Structural Characterization of Cu(I)/Zn(II)-metallothionein-3 by Ion Mobility Mass Spectrometry and Top-Down Mass Spectrometry

Manuel David Peris-Díaz, Sylwia Wu, Karolina Mosna, Ellen Liggett, Alexey Barkhanskiy, Alicja Orzeł, Perdita Barran, Artur Krężel

Research output: Contribution to journalArticlepeer-review


Mammalian zinc metallothionein-3 (Zn7MT3) plays an important role in protecting against copper toxicity by scavenging free Cu(II) ions or removing Cu(II) bound to β-amyloid and α-synuclein. While previous studies reported that Zn7MT3 reacts with Cu(II) ions to form Cu(I)4Zn(II)4MT3ox containing two disulfides (ox), the precise localization of the metal ions and disulfides remained unclear. Here, we undertook comprehensive structural characterization of the metal-protein complexes formed by the reaction between Zn7MT3 and Cu(II) ions using native ion mobility mass spectrometry (IM-MS). The complex formation mechanism was found to involve the disassembly of Zn3S9 and Zn4S11 clusters from Zn7MT3 and reassembly into Cu(I)xZn(II)yMT3ox complexes rather than simply Zn(II)-to-Cu(I) exchange. At neutral pH, the β-domain was shown to be capable of binding up to six Cu(I) ions to form Cu(I)6Zn(II)4MT3ox, although the most predominant species was the Cu(I)4Zn(II)4MT3ox complex. Under acidic conditions, four Zn(II) ions dissociate, but the Cu(I)4-thiolate cluster remains stable, highlighting the MT3 role as a Cu(II) scavenger even at lower than the cytosolic pH. IM-derived collision cross sections (CCS) reveal that Cu(I)-to-Zn(II) swap in Zn7MT3 with concomitant disulfide formation induces structural compaction and a decrease in conformational heterogeneity. Collision-induced unfolding (CIU) experiments estimated that the native-like folded Cu(I)4Zn(II)4MT3ox conformation is more stable than Zn7MT3. Native top-down MS demonstrated that the Cu(I) ions are exclusively bound to the β-domain in the Cu(I)4Zn(II)4MT3ox complex as well as the two disulfides, serving as a steric constraint for the Cu(I)4-thiolate cluster. In conclusion, this study enhances our comprehension of the structure, stability, and dynamics of Cu(I)xZn(II)yMT3ox complexes.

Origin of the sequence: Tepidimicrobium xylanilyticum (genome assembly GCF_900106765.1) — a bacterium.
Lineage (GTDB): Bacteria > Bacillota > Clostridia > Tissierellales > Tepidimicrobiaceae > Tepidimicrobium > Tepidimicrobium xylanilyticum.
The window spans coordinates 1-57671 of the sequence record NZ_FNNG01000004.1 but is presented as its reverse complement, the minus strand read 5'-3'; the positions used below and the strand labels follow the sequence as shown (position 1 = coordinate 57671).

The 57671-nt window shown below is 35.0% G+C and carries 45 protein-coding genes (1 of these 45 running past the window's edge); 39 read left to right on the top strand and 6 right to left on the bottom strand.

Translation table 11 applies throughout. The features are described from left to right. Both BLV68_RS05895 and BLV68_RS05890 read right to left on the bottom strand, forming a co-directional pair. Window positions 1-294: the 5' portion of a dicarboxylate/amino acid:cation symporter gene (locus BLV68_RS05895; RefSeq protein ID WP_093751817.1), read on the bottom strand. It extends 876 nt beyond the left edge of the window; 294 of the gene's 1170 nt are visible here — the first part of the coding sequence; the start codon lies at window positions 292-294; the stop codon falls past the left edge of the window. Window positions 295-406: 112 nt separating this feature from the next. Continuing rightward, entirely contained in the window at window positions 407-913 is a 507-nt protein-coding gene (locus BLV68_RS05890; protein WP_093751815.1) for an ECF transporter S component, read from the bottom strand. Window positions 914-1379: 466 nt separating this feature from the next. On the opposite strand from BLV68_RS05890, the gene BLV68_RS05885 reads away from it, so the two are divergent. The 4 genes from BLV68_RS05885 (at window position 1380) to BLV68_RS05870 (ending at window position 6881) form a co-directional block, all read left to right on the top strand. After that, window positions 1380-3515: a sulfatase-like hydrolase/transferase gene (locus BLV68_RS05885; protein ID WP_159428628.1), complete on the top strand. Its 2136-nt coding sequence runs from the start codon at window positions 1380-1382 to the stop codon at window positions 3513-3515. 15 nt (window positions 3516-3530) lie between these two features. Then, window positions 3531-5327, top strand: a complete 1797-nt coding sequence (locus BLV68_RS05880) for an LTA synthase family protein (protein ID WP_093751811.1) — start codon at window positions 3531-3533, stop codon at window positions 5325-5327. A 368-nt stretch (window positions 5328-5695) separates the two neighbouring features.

Original languageEnglish
Pages (from-to)10966-10974
Number of pages9
JournalAnalytical Chemistry
Issue number29
Early online date13 Jul 2023
Publication statusPublished - 25 Jul 2023


  • Animals
  • Coordination Complexes/chemistry
  • Copper/chemistry
  • Disulfides
  • Mammals/metabolism
  • Mass Spectrometry
  • Metallothionein 3
  • Metallothionein/chemistry
  • Zinc/chemistry


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